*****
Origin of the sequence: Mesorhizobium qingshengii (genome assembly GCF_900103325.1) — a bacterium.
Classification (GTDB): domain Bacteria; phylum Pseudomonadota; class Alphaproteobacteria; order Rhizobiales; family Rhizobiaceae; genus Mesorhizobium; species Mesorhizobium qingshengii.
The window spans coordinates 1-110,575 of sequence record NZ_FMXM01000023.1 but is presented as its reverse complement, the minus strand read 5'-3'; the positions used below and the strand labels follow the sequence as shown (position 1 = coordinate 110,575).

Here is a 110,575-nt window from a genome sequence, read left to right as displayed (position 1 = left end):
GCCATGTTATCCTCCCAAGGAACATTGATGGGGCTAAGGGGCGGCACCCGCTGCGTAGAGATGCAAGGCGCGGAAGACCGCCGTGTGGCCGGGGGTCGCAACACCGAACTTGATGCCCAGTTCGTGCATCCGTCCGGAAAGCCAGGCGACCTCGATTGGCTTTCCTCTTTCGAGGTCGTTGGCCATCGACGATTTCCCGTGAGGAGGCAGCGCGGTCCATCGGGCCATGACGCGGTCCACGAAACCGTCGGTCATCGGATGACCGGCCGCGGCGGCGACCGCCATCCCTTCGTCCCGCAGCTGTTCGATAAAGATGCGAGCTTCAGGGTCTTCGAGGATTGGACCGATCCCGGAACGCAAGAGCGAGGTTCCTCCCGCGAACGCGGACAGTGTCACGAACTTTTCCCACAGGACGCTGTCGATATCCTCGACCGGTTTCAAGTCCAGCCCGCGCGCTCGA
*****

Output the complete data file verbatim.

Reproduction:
Origin of the sequence: Mesorhizobium qingshengii (genome assembly GCF_900103325.1) — a bacterium.
Classification (GTDB): domain Bacteria; phylum Pseudomonadota; class Alphaproteobacteria; order Rhizobiales; family Rhizobiaceae; genus Mesorhizobium; species Mesorhizobium qingshengii.
The window spans coordinates 1-110,575 of sequence record NZ_FMXM01000023.1 but is presented as its reverse complement, the minus strand read 5'-3'; the positions used below and the strand labels follow the sequence as shown (position 1 = coordinate 110,575).

Here is a 110,575-nt window from a genome sequence, read left to right as displayed (position 1 = left end):
GCCATGTTATCCTCCCAAGGAACATTGATGGGGCTAAGGGGCGGCACCCGCTGCGTAGAGATGCAAGGCGCGGAAGACCGCCGTGTGGCCGGGGGTCGCAACACCGAACTTGATGCCCAGTTCGTGCATCCGTCCGGAAAGCCAGGCGACCTCGATTGGCTTTCCTCTTTCGAGGTCGTTGGCCATCGACGATTTCCCGTGAGGAGGCAGCGCGGTCCATCGGGCCATGACGCGGTCCACGAAACCGTCGGTCATCGGATGACCGGCCGCGGCGGCGACCGCCATCCCTTCGTCCCGCAGCTGTTCGATAAAGATGCGAGCTTCAGGGTCTTCGAGGATTGGACCGATCCCGGAACGCAAGAGCGAGGTTCCTCCCGCGAACGCGGACAGTGTCACGAACTTTTCCCACAGGACGCTGTCGATATCCTCGACCGGTTTCAAGTCCAGCCCGCGCGCTCGA